PC, Mac, Switch
As I have oft remarked, it is the very height of laziness to review a game by describing it as a cross between two other games. Fortunately, I am extremely lazy, and nothing can better describe Beast Breaker than explaining it’s a cross between Advance Wars and Peggle.
I love that this is no exaggeration. At its core, Beast Breaker is about aiming your little mouse character at enemies made of multiple polygons, and watching him bounce around like crazy, bashing bits off and ultimately destroying the creatures’ cores. But surrounding this is a huge array of tactical choices, weapon sets, resource gathering, companion choices, narrative nuggets, and quest chains. The more you play, the more it opens up, into an intricate and involved tactical combat game, just where the combat involves a pinball-meets-pachinko combination of precision and luck.
You play as Skip, a little mouse with big ambition, determined to rid his homeland of these enormous polygonal beasts that are rampaging through the villages. Skip lives with his grandmother, who was once part of the battle herself, and returns to her forge to reluctantly help Skip with new weapons and armour. As you progress, you bring an ever-growing number of other creatures back to the farmyard house, including Poppy, a baking squirrel, Jonquil, an archer porcupine, and Dandy, an aristocratic parrot with a penchant for hammer-blows.
You also quickly start gaining new sets of weapons, and the game is keen that you keep switching up for these, offering bonuses for weapons you’ve used infrequently or not at all. You begin with a sword and shield, but are quickly given a bow and arrow, alternative sword set-ups, hammers, etc. Each comes with four attack/defence moves, which you use in battle based on accrued attack points. It’s actually pretty complicated to explain, but mostly self-explanatory as you play.
In the end, it’s about making tactical decisions about how to use your current set-up, in order to bounce around the enemies in order to smash through their shields, then destroy their various cores. Each beast has a certain number of turns before it’ll go destroy the village it’s near, however you can reset this countdown by destroying any of the pink cores around its body. Some of these are easy, maked with a “1”, just one hit to reset that counter. Others are much higher, surrounded by sheilding blocks. All will drop resources when broken, another factor to try to aim for when bouncing about, with the end goal of destroying the beast’s main core before your turns/health runs out.
There’s an awful lot to it. Beasts have attack zones that you don’t want to finish bouncing around into, or if you do you’ll want to have built up enough shield points to withstand it. Beasts move around each turn, and can regrow a stated number of shielding blocks, meaning you need to use your attacks wisely before this happens. You’re managing their countdown, while also trying to bounce through resources, while choosing whether to farm them for more cores, or just going for the main one to see the battle over. And rather terrifyingly, loss doesn’t mean restarting the battle: it means that village gets ransacked by the beast. Albeit just in text on the screen, but that doesn’t make me feel less guilty.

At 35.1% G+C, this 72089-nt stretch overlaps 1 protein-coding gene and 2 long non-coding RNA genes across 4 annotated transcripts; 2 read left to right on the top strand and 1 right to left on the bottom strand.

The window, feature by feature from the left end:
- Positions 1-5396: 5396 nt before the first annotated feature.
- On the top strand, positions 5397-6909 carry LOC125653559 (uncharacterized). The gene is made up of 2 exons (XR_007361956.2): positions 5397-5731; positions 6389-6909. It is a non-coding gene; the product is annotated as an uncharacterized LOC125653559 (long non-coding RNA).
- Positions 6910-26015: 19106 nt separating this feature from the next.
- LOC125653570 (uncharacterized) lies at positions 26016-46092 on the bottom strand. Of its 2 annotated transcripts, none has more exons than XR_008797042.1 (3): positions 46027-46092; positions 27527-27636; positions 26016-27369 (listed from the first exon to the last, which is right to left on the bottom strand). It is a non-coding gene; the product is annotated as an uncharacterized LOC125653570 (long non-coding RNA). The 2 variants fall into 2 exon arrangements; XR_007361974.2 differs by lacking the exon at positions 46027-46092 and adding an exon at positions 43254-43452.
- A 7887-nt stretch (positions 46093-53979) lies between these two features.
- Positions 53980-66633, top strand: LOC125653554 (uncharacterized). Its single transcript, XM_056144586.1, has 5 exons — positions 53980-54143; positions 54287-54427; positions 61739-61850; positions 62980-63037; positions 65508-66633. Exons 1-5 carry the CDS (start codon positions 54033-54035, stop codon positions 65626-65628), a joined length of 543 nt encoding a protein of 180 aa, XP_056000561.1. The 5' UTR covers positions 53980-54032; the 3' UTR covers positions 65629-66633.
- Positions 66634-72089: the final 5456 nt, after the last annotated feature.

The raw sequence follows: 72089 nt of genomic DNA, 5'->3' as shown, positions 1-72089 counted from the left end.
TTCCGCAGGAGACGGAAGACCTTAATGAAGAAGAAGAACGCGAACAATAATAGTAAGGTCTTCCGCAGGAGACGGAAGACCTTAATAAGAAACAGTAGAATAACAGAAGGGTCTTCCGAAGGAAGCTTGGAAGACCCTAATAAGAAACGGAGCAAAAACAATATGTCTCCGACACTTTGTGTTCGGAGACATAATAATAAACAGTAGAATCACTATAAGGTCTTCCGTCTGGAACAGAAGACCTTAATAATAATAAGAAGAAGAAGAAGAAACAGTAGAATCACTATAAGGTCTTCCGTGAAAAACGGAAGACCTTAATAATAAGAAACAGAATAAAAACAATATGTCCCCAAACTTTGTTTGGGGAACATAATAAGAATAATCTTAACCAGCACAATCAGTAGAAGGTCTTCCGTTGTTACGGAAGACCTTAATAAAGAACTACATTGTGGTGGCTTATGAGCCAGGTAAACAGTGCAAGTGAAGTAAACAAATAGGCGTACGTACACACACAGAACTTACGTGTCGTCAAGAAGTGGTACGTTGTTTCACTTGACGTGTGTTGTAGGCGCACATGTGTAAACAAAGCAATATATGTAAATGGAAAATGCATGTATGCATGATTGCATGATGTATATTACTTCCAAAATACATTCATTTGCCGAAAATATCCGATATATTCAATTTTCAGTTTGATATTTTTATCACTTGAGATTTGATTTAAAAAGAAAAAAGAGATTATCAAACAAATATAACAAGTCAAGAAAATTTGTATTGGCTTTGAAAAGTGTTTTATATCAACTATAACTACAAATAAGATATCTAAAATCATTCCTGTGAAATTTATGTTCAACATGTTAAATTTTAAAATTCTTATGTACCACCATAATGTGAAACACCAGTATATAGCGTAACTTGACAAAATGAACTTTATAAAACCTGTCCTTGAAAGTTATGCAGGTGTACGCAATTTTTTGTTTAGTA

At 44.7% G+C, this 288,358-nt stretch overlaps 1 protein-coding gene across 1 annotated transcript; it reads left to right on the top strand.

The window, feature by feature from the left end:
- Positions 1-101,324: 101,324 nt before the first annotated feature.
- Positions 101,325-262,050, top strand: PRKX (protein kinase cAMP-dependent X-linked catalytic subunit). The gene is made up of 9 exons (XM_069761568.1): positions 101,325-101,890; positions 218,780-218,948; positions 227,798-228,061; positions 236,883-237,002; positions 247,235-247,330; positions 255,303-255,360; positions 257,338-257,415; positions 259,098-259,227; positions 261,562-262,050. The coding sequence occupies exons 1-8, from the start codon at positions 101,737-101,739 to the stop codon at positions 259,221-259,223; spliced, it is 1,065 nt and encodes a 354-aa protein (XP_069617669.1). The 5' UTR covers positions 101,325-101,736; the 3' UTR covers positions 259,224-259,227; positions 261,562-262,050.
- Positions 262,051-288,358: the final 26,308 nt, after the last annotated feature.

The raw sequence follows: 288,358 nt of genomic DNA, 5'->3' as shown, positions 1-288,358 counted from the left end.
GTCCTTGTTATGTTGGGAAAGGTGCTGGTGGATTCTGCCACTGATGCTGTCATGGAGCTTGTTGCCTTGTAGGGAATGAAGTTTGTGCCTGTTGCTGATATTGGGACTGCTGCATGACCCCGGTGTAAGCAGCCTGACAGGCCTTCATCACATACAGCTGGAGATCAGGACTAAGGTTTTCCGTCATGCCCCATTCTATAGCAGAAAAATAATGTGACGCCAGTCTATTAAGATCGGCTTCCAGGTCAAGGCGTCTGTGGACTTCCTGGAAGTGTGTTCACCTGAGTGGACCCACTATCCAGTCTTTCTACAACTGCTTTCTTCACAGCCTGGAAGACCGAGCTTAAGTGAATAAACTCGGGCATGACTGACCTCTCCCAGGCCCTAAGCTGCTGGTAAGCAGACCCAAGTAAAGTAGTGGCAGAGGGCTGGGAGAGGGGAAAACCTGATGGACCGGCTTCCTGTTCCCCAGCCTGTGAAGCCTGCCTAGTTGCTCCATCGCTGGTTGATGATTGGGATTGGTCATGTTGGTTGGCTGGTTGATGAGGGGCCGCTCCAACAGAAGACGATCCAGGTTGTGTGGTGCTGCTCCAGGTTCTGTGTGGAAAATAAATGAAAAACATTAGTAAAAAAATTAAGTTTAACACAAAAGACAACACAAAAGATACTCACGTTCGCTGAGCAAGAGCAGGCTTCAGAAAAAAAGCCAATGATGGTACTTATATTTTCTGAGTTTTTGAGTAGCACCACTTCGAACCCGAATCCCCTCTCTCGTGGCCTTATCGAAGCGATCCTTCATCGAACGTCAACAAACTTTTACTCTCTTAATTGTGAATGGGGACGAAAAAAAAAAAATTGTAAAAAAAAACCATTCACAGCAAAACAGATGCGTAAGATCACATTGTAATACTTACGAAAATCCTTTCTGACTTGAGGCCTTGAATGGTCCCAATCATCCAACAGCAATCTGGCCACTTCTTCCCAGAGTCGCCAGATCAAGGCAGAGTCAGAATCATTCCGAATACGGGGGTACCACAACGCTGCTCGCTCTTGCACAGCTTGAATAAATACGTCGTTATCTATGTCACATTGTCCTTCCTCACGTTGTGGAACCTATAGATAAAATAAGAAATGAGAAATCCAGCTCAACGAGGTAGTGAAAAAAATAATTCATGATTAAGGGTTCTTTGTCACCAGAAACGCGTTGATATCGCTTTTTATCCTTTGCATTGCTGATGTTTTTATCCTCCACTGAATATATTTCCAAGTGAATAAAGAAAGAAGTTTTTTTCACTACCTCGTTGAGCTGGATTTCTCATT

Oh, and I’ve forgotten to talk about the pre-battle sequences, where you scout out the enemy on hexagonal grids, gathering further resources for bonuses that fight, and then either spring or get sprung upon.
Things get even more Advance Warsy with the interactions with the companions between battles. There are little skits between you and them, or amongst themselves, mostly very silly and charming. These pop up all over, even in the pre-battle hex grid moments, and add a lot of flavour to an already detailed game.
It is something of a shame that the first male companion you find comes back to the house and sits around on the couch, while the first female is immediately assigned to the kitchen. For all the game’s rather ostentatious attempts at being progressive (it gives the pronouns for the animals, for heavens sake), this feels starkly regressive.
There are elements that are a little too muddled. Those hex sequences don’t seem to add a whole lot, and seem a little arbitrary when they don’t let you stumble upon the creature before he destroys a village. And crafting is poorly explained, especially with regards to what you might need to gather to craft anything new. Instead you just get what you get, and then craft if anything becomes available. That could have been a lot more engaging.
But importantly, alongside the cheerful and entertaining story, the core battles work, and offer a bunch of different ways to play. I have struggled to get along with the bow and arrow, but others might find it their bag. The good thing is, I don’t have to use that if I don’t want to. And while you lose bonuses when not using new equipment, it’s still perfectly accessible if you stick to a favoured setup.
I honestly don’t understand why all games don’t try to implement at least something from Peggle. What’s special about Beast Breakers is that it doesn’t just rest on that notion, but instead creates a unique and elaborate game around the mechanic, meaning it’s so much more. While it’s a little rough in some areas, there’s so much going on here, with the satisfaction of its ping-pongy combat, that it’s got its hooks in my anyway.